DAILY DIFFICULTIES: A soldier stopping Palestinian students and teachers on their way to school on Monday in the old city of Hebron, which was under curfew. (Photo: Reuters )

Suppose that for one week the entire Israeli media – radio, television and daily newspapers – would decide to report everything happening to the majority of the population in the West Bank and Gaza Strip. In other words, to the Palestinians.

Let us suppose that space is not an issue; in other words, that the newspapers would publish a special daily supplement – every day for one week – covering all the events of the previous day in the territories, not omitting of course reports about attacks on settlers and soldiers. On television and radio, several long talk shows would be replaced – for a week, just for a week – with items about the neighbor/occupied people/enemy living just five minutes away.

During that week, the Israeli media would report not only every mortar shell falling near a Jewish settlement, but also every Israeli shell hitting a Palestinian home as its eight children are preparing to go to school. IIt would tell the stories of the Jewish casualties, but also those of the Palestinian ones: Who was killed holding a gun after firing at the Ofer military camp from a post in Bitounia’s cemetery, and who was killed by a tank shell while sitting in her home in Jenin. The Palestinian dead would also be given names, ages and biographies, and the television would broadcast pictures of their family and friends crying on each other’s shoulders.

The media would show Palestinian schools with walls riddled by Israeli bullet holes and sandbags blocking the windows to protect the children studying in their classrooms. It would not content itself with dry reports about “exchanges of fire,” but rather detail the topography and technology of these exchanges: A barricaded military post on a mountain top armed with a tank and machine guns, facing AK47 fire from the foot of the hill. The media would devote ample space, from a journalistic point of view, to Palestinian claims that no shots had been fired that day from a specific site shot at “in retaliation” by IDF soldiers, and then request a comment from the IDF spokesman’s office.

The media would report the story of every peasant whose olive trees were uprooted and shredded by IDF bulldozers, or chopped down by unknown perpetrators in the middle of the night. It would describe the occurrences at every roadblock separating one village from the other, or separating a village from the nearby city: Patients laid out on stretchers moved from one ambulance to the other over dirt mounds, and children passing three roadblocks on their way
to school.

It would carry reports about tear gas and stun grenades fired by soldiers at pedestrians passing through the roadblocks, give details of those wounded and try to find out from the IDF spokesman why the grenades were used. It would also interview children questioning their parents why they did not go to the beach this year, or why they are not visiting their grandmother in Nablus this year, or why she cannot visit them.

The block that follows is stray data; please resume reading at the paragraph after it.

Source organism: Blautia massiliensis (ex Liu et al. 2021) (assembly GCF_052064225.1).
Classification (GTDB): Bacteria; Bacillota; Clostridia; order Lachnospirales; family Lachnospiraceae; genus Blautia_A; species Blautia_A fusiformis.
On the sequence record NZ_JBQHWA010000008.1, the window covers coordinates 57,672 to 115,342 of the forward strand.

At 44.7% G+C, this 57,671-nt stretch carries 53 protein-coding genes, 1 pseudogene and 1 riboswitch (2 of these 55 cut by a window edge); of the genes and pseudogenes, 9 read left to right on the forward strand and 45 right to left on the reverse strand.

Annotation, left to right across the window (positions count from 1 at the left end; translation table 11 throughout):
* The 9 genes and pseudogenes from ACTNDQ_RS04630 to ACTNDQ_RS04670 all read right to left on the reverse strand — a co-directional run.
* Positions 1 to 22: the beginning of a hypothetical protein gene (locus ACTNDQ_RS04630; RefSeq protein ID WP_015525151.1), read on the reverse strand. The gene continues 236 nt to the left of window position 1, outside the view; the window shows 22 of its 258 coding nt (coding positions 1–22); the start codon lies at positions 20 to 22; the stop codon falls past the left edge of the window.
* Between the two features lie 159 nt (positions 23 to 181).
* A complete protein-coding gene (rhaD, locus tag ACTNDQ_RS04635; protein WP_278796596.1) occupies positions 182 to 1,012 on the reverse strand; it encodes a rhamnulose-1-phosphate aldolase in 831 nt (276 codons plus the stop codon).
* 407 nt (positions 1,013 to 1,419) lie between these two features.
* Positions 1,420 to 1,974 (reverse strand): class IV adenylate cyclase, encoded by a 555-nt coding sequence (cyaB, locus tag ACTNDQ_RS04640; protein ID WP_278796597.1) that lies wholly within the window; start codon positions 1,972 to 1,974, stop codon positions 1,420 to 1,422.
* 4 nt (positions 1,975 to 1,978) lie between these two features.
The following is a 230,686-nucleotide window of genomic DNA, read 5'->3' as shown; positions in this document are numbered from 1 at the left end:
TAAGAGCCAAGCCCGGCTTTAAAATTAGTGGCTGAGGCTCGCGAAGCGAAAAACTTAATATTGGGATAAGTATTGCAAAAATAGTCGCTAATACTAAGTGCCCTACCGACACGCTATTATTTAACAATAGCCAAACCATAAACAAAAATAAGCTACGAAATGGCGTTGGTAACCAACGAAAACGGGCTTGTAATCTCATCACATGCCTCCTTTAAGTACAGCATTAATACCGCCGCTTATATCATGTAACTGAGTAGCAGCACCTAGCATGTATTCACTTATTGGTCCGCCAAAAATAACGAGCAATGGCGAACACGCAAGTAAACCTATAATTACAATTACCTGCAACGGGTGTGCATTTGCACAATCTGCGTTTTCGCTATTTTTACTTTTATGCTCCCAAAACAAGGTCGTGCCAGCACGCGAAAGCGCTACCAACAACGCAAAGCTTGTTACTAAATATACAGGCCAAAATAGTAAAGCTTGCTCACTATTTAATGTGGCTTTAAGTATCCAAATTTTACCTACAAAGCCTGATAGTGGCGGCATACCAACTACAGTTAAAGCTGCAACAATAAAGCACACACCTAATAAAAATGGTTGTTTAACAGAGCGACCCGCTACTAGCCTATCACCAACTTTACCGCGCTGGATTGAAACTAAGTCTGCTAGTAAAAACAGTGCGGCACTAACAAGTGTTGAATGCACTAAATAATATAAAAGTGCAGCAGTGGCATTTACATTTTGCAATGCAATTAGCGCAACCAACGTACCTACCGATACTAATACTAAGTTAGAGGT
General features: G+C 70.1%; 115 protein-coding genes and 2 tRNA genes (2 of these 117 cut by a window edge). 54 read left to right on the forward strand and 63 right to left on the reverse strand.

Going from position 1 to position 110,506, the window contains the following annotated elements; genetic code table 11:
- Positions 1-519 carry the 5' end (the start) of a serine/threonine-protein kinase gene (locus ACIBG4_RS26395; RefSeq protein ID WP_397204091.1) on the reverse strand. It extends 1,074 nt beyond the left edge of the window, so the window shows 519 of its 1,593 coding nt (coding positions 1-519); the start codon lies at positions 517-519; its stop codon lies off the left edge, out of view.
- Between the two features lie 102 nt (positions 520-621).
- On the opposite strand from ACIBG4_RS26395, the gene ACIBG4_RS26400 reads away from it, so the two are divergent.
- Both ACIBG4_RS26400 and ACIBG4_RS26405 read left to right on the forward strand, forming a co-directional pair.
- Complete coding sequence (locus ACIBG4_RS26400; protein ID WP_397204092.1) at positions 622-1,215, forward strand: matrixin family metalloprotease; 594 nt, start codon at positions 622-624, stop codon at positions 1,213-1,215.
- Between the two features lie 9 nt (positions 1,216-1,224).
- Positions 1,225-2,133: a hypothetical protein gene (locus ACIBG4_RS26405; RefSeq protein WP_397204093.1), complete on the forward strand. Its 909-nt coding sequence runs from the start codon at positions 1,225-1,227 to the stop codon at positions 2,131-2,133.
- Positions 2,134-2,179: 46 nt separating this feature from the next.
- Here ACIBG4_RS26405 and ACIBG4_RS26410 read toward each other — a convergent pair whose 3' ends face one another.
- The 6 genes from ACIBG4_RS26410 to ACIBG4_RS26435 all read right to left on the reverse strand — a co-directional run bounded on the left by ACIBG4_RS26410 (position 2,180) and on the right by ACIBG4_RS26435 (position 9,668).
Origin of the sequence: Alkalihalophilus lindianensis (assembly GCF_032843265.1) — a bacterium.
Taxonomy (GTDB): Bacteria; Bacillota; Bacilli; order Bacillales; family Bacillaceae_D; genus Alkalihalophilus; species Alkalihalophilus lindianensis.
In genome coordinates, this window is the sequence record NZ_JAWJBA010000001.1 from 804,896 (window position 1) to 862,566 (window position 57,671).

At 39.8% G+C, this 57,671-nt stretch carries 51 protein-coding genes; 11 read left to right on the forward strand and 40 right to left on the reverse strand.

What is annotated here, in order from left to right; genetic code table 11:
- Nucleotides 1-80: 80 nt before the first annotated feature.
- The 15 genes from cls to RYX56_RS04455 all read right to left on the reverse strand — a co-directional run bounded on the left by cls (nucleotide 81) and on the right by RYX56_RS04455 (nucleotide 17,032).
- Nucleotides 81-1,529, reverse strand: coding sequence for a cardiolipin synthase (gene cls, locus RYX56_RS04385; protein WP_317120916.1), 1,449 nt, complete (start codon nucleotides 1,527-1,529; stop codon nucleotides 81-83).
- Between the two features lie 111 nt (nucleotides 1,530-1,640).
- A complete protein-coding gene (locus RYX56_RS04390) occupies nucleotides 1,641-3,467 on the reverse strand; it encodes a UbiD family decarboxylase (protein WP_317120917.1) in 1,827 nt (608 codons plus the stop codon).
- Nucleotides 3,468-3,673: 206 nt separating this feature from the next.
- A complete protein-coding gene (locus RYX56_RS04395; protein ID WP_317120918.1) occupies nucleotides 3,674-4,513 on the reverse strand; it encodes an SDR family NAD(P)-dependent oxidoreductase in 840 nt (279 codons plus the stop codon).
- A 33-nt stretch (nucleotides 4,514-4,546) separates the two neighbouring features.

This imaginary project is not designed to bring about a change of heart among Israelis, nor to convince them that they are not the attacked, the victims, the betrayed. These are feelings that are
difficult to root out. The aim of the project is first of all a basic journalistic aim: to try and report everything happening, and not only from the Israeli angle.

But the project also has a by-product with intelligence value, because without the full picture it is impossible to draw up a sensible policy. This project would force the Israeli public to pose
clearer questions to its leaders about the path for the future.

Information of this type is usually given to the Israeli public in doses that do not enable it to judge the situation clearly. Were the information presented almost in full, the public would be
exposed to the totality of the Israeli occupation of 3 million people, and realize the endurance and staying power of the Palestinian public, its determination and ability to live under inconceivable hardship.

Understanding the Palestinians’ staying power should worry Israelis, far beyond the question of where the next terrorist will blow up. It might increase the number of those concluding that the
government is not doing enough to defeat the Palestinians and that it must switch to new tactics or intensify existing ones – perhaps by deporting thousands across the border? Perhaps bombing
inhabited buildings and open-air markets? Perhaps a really hermetic sealing of every Palestinian village and town? Perhaps barbed wire fences and armed guards around each such town?

Alternatively, some Israelis might be convinced by the Palestinians’ stamina to listen more attentively to the basic Palestinian demands. To understand how deeply these are linked to their very existence, a fair, respectable existence. Not to fantasies, privileges, or luxuries.